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Reconstruction and Jim Crow

With the end of the Civil War in 1865, legal slavery came to an end in the United States. During an approximately ten-year period known as Reconstruction, the Fourteenth and Fifteenth Amendments of the United States Constitution offered full citizenship status to African Americans, and granted voting rights to African American men. However, there was a backlash in the mid-1870s, particularly in Southern states, where laws were established that deprived African American citizens of these same rights, and enforced segregation in housing, education and other domains of life. These new regulations were known as Jim Crow laws. During this period, racial discrimination was commonly found in the North as well. Despite this, a legal and political movement for civil rights challenged these discriminatory laws and practices throughout the first half of the twentieth century. The 1963 March on Washington marked a watershed for this growing movement social movement.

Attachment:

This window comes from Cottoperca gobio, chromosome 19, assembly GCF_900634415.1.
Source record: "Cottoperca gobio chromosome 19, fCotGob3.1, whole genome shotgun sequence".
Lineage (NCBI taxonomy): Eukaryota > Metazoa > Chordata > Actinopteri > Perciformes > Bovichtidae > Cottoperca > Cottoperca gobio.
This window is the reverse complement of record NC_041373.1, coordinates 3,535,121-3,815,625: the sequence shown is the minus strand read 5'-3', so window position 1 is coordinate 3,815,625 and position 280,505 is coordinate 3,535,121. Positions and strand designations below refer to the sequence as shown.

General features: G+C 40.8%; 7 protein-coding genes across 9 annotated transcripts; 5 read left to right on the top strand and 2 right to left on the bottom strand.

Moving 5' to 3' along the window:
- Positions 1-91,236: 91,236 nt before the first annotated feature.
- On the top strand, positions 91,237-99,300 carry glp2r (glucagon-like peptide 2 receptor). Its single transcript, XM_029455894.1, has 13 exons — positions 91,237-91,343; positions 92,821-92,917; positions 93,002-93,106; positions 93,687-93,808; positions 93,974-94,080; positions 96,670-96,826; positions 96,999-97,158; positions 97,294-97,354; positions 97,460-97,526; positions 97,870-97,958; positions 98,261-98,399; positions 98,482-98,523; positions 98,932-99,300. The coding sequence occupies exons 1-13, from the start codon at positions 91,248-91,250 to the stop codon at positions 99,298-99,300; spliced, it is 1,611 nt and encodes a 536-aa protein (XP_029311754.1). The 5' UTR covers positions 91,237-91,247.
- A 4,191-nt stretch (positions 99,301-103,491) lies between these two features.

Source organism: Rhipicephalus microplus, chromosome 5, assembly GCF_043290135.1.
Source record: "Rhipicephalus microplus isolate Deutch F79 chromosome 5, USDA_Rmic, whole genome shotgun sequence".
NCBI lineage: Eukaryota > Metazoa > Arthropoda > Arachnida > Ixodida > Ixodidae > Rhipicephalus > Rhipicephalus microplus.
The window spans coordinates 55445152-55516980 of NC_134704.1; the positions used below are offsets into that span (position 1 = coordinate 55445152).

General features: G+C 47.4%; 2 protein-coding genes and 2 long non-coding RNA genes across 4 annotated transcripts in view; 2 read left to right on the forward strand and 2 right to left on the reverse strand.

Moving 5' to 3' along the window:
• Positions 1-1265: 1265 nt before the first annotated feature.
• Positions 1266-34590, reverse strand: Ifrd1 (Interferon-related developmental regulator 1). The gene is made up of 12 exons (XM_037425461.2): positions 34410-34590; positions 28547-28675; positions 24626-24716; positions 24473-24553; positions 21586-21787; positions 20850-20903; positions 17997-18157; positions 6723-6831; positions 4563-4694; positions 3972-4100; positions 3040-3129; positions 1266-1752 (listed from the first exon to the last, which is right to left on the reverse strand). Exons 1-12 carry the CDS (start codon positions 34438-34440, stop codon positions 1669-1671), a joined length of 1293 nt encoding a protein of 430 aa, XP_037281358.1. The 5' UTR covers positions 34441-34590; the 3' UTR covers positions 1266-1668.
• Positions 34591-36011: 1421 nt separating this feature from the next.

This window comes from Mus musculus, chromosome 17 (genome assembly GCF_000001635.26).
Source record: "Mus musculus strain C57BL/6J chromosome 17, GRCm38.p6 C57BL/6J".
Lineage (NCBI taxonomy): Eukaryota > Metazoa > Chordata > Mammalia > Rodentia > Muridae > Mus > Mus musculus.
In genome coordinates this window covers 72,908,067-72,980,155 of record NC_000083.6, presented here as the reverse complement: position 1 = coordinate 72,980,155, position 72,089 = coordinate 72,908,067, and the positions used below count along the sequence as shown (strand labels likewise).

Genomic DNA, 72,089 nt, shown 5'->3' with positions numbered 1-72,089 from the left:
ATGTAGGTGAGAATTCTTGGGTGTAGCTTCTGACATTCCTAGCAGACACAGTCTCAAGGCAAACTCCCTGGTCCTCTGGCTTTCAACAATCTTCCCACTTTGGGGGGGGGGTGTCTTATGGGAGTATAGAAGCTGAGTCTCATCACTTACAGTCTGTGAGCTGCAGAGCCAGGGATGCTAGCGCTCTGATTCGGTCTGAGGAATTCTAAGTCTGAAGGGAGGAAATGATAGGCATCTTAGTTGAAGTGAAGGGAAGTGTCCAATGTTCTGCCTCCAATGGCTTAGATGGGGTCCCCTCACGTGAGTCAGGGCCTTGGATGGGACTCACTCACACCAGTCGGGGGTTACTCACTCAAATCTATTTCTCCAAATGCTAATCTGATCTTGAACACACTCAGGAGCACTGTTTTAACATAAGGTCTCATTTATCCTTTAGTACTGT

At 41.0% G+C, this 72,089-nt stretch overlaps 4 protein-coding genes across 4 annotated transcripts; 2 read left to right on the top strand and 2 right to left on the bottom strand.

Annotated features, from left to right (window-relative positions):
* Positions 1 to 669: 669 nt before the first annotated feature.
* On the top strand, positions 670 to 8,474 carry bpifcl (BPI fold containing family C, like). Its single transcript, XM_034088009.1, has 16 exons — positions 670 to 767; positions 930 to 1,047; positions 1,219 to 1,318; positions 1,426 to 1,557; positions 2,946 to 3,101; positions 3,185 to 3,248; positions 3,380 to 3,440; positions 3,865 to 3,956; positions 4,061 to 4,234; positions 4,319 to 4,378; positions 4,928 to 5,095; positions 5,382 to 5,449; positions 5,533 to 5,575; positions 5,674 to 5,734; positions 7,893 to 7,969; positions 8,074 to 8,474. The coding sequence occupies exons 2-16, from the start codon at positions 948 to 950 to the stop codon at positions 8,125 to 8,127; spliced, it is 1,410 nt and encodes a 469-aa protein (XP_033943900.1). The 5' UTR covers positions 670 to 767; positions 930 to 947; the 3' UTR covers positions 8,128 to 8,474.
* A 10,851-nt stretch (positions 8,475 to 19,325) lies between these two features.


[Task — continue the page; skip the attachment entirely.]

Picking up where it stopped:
1) Jumby Bay Studios

Cases in Controversy: The Fourteenth Amendment (videorecording). United States: Jumby Bay Studios, 2003.

cover of box for videorecording "XIVth Amendment"

2) Harry Nevison

United States History, vol. 10: Reconstruction and Segregation. Wynnewood, PA: Schlessinger Media, 1998.

Cover of box for videorecording "Reconstruction and Segregation"

3) William Peters

Segregation—Northern Style (videorecording).  Princeton, NJ: Films for the Humanities & Sciences, 2000.

cover of box for videorecording

4) Steven P. Halbrook

Securing Civil Rights: Freedmen, the Fourteenth Amendment, and the Right to Bear Arms. Oakland, CA: The Independent Institute, 2010.

5) Christian G. Samito (Ed.)

Changes in Law and Society during the Civil War and Reconstruction. Carbondale, IL: Southern Illinois University Press, 2009.

6) Leslie V. Tischauser

Jim Crow Laws. Santa Barbara, CA:  Greenwood Press, 2012.

cover of book Jim Crow Laws

7) The National Association for the Advancement of Colored People

 The Crisis: Record of the Darker Races (reprint). New York, NY: Negro Universities Press, 1969.

Cover of NAACP magazine/journal The Crisis

8) Unknown Photographer

Photograph of Civil Rights leaders and others marching in the 1963 March on Washington. New York: Center for Jewish History, 1964.

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